A further reason for his popularity was his gift as a teller of stories and jests full of the wit and character of the free, outspoken, primitive people from whom he sprang. Foolish people have tried to record some of these things, still more foolish folk have endeavoured to prove that their hero was too pure and unspotted from the world to trifle with such nonsense. Wiser minds will recognise that since the world began the teller of a merry tale has never wanted for a jolly audience, and at the root of Lincoln's success with all sorts and conditions of men lay his gift of story-telling.

But the great qualities that brought him success as an advocate were his industry, honesty, and independence. Writing to a law student who had asked him the best method of studying law, he says : “ The mode is

very simple, though laborious and tedious. It is only to get books and read and study them carefully. Work, work, work, is the main thing." He himself used to read aloud when studying, for then, he said, “ Two senses catch the idea; first I see what I read ; second, I hear it, and therefore I can remember it better.” “Billy” Herndon,

I his law partner—who plays the part of Boswell to his Johnson-draws a quaint picture of him at a circuit inn.

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“We usually at the little country inns occupied the same bed. In most cases the beds were too short for him, and his feet would hang over the foot-board, thus exposing a limited expanse of shin bone. Placing a candle on a a chair at the head of the bed, he would read and study for hours." His studies were by no means confined to law, and he never allowed his mind to become ridden"; indeed, one of his greatest qualities was his power to stand on his own and reason out for himself the true aspects of a case apart from what lawyers love to call “ authorities.”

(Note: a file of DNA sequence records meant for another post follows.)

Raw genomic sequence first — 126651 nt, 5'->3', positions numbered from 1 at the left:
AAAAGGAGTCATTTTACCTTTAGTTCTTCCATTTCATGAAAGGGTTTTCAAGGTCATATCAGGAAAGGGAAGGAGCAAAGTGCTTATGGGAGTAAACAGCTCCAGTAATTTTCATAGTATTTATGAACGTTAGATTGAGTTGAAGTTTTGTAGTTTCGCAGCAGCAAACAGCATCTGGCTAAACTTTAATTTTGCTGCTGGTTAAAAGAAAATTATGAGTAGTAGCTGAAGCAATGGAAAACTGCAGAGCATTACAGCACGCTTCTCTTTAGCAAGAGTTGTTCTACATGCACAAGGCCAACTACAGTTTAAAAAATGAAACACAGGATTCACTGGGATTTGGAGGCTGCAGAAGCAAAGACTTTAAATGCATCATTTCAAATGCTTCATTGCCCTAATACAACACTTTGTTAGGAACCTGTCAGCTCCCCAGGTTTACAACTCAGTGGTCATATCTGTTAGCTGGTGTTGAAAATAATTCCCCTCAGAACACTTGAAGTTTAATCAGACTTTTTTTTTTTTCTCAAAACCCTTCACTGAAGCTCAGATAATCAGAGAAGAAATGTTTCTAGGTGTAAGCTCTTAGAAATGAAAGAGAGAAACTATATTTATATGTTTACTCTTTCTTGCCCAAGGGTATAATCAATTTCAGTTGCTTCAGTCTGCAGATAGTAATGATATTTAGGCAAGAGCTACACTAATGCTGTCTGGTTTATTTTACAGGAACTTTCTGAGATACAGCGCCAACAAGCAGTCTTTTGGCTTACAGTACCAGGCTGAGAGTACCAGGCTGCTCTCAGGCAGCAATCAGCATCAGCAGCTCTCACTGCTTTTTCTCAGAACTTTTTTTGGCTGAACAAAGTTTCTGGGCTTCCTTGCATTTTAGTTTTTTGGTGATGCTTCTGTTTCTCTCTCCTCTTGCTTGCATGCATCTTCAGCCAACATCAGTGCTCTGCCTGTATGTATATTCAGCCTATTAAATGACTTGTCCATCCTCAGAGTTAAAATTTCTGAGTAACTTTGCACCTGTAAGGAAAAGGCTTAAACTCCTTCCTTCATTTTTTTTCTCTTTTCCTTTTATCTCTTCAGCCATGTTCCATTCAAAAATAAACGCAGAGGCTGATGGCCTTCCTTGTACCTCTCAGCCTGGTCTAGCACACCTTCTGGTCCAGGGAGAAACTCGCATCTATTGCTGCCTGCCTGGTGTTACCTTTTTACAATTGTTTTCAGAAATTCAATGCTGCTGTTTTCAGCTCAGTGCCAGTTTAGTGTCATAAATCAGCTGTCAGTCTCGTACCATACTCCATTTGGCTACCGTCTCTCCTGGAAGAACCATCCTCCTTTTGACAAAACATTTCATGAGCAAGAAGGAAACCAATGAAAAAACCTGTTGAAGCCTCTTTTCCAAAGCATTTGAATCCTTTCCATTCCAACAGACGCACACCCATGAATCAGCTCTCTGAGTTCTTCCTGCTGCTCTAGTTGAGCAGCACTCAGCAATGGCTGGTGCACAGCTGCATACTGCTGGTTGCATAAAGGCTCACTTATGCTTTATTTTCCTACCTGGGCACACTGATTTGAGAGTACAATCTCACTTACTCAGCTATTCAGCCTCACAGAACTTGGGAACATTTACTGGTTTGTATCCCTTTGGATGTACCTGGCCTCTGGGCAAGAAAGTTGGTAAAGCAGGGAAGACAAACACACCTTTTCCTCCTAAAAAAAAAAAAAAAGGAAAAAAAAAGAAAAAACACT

But the foundation of his fame and success as an advocate was his honesty. As a friendly critic said, he was “ perversely honest.” The faithful “Billy" tells a story of his first appearance in the Supreme Court of Illinois, and quotes his words as follows :: “ This is the first case I have ever had in this Court, and I have there fore examined it with great care. As the Court will perceive by looking at the abstract of the record, the only question in the case is one of authority. I have not been able to find any authority to sustain my side of the case,

, but I have found several cases directly in point on the other side. I will now give these authorities to the Court and submit the case.” Some biographers reject this story as improbable, and lawyers have criticised his conduct adversely. The question whether, if an advocate knows of a decided case in point against him, he ought or ought not to reveal it, has often been discussed. Joshua Williams, the Gamaliel of Real Property Law, boldly states : “It seems to me that in principle this is no part of his duty as an advocate”; but he admits that if the